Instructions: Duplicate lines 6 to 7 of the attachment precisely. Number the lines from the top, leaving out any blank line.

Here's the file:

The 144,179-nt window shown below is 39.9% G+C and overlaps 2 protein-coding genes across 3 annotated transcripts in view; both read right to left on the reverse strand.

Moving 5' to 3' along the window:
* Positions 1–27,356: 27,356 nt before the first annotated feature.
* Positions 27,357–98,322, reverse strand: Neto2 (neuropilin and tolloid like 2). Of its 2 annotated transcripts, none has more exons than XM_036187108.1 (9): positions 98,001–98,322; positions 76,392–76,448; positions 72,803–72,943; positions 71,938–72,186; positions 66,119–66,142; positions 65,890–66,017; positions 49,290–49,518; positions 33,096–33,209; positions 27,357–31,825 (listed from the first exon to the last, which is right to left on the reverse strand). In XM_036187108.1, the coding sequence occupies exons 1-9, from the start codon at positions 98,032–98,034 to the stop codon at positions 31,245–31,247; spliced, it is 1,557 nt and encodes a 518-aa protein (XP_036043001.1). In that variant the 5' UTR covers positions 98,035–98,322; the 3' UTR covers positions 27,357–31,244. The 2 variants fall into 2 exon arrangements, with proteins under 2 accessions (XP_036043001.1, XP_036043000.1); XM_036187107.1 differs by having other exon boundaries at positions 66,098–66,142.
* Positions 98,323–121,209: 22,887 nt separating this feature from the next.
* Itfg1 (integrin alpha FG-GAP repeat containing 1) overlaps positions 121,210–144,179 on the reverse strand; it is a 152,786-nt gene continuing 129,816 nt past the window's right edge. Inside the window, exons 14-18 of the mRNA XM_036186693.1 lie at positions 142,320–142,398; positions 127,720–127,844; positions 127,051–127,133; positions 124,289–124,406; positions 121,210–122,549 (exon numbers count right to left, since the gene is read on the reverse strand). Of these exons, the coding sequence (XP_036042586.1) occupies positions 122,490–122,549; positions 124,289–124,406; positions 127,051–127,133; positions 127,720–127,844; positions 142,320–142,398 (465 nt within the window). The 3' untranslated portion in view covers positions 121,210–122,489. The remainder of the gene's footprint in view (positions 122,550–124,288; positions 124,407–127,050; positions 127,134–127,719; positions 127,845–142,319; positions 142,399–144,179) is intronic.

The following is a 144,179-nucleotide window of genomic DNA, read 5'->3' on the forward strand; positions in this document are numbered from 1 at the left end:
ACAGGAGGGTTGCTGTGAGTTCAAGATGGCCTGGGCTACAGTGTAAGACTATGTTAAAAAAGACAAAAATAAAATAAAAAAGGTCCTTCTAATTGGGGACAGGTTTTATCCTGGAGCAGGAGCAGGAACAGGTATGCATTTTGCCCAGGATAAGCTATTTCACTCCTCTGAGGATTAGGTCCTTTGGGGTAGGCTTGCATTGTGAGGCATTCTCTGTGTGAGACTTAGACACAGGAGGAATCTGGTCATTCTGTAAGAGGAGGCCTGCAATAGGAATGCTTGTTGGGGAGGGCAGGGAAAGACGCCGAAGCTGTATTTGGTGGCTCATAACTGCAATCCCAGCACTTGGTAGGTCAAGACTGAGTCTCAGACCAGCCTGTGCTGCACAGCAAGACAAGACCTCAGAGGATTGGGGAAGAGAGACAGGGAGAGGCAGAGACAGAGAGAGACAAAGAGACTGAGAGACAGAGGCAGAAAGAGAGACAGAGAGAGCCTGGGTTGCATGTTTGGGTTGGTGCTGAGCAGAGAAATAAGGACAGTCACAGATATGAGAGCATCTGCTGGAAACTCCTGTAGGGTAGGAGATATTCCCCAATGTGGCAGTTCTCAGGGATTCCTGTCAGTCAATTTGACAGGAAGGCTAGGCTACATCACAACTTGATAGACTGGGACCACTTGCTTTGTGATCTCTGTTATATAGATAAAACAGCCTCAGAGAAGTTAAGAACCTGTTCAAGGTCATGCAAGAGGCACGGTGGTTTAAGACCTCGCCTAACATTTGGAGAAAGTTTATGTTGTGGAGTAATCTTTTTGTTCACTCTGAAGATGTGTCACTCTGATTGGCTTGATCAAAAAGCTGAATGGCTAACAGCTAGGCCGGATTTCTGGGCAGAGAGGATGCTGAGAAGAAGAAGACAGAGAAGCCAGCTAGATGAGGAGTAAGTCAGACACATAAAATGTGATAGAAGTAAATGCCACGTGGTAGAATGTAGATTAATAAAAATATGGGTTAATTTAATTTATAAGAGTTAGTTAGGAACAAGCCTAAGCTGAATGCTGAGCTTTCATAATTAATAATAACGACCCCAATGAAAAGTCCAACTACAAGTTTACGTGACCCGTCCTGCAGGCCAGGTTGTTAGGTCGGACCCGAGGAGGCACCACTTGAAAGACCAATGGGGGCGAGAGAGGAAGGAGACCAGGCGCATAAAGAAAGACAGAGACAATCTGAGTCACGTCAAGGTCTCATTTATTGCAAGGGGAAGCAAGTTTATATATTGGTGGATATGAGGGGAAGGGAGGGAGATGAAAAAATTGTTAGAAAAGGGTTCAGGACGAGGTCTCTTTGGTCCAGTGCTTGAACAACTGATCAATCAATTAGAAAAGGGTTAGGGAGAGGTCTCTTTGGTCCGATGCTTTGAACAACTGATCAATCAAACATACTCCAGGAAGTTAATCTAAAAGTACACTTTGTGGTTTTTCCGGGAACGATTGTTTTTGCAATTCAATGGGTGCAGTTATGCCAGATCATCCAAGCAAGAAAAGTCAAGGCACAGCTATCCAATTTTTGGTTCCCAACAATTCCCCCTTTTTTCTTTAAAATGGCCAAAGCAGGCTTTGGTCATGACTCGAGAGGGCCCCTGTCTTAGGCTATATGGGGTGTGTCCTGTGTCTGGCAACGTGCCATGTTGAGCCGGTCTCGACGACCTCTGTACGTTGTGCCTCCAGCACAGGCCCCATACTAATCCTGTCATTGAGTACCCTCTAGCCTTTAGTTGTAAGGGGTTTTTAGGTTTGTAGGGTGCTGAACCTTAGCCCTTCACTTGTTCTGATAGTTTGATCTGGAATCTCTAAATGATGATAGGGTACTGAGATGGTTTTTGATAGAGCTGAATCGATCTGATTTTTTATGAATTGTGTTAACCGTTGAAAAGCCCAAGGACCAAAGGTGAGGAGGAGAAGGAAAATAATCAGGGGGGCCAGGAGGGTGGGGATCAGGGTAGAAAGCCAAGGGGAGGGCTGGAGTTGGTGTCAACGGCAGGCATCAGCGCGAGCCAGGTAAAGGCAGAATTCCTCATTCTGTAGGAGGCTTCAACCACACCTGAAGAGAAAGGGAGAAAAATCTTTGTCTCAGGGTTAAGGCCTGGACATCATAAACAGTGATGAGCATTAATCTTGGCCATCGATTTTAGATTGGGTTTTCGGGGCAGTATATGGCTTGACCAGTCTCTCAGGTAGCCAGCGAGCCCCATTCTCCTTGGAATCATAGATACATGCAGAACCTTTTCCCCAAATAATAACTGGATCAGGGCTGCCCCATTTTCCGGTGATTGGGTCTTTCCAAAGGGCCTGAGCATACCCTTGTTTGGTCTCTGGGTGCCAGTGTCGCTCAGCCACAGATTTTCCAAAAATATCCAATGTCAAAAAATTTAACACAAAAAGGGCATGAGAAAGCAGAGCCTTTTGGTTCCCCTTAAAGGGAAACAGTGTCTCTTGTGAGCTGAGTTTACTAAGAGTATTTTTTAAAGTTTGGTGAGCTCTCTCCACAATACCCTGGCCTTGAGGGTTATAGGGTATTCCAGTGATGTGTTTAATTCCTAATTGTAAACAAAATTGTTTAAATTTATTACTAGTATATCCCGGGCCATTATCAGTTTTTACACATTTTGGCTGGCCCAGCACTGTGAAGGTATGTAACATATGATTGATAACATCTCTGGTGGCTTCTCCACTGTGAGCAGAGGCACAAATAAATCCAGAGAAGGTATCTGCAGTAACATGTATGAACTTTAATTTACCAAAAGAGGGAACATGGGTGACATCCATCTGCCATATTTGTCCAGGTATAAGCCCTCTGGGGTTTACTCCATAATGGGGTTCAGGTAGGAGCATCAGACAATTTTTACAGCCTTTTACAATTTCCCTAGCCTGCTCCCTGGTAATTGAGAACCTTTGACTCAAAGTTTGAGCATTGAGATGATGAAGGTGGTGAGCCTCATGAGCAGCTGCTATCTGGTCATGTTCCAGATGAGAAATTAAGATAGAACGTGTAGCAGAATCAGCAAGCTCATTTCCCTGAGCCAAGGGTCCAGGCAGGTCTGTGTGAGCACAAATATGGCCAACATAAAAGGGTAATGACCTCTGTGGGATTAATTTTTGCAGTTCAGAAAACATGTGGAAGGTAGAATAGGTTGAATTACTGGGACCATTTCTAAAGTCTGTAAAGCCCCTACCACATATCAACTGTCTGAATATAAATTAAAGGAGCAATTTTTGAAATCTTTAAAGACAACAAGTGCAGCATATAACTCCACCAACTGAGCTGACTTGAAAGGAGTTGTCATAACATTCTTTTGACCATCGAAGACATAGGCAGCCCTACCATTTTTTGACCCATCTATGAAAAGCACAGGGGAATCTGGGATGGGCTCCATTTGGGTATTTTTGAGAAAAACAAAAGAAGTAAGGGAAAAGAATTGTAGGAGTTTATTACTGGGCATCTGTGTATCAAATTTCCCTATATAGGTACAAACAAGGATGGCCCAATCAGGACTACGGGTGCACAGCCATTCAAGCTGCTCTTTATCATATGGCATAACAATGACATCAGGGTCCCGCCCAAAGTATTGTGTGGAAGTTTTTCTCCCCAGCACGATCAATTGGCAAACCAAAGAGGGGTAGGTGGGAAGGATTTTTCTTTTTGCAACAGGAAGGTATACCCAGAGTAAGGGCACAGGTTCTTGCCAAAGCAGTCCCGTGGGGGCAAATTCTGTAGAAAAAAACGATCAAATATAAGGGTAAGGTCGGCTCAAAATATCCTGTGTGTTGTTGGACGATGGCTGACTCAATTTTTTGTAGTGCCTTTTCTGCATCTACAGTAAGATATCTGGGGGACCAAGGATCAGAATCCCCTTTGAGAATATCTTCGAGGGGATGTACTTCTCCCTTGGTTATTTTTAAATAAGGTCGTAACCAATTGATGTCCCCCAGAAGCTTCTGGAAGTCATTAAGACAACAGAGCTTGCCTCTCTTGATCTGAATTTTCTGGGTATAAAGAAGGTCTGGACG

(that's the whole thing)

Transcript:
* Itfg1 (integrin alpha FG-GAP repeat containing 1) overlaps positions 121,210–144,179 on the reverse strand; it is a 152,786-nt gene continuing 129,816 nt past the window's right edge. Inside the window, exons 14-18 of the mRNA XM_036186693.1 lie at positions 142,320–142,398; positions 127,720–127,844; positions 127,051–127,133; positions 124,289–124,406; positions 121,210–122,549 (exon numbers count right to left, since the gene is read on the reverse strand). Of these exons, the coding sequence (XP_036042586.1) occupies positions 122,490–122,549; positions 124,289–124,406; positions 127,051–127,133; positions 127,720–127,844; positions 142,320–142,398 (465 nt within the window). The 3' untranslated portion in view covers positions 121,210–122,489. The remainder of the gene's footprint in view (positions 122,550–124,288; positions 124,407–127,050; positions 127,134–127,719; positions 127,845–142,319; positions 142,399–144,179) is intronic.

The following is a 144,179-nucleotide window of genomic DNA, read 5'->3' on the forward strand; positions in this document are numbered from 1 at the left end: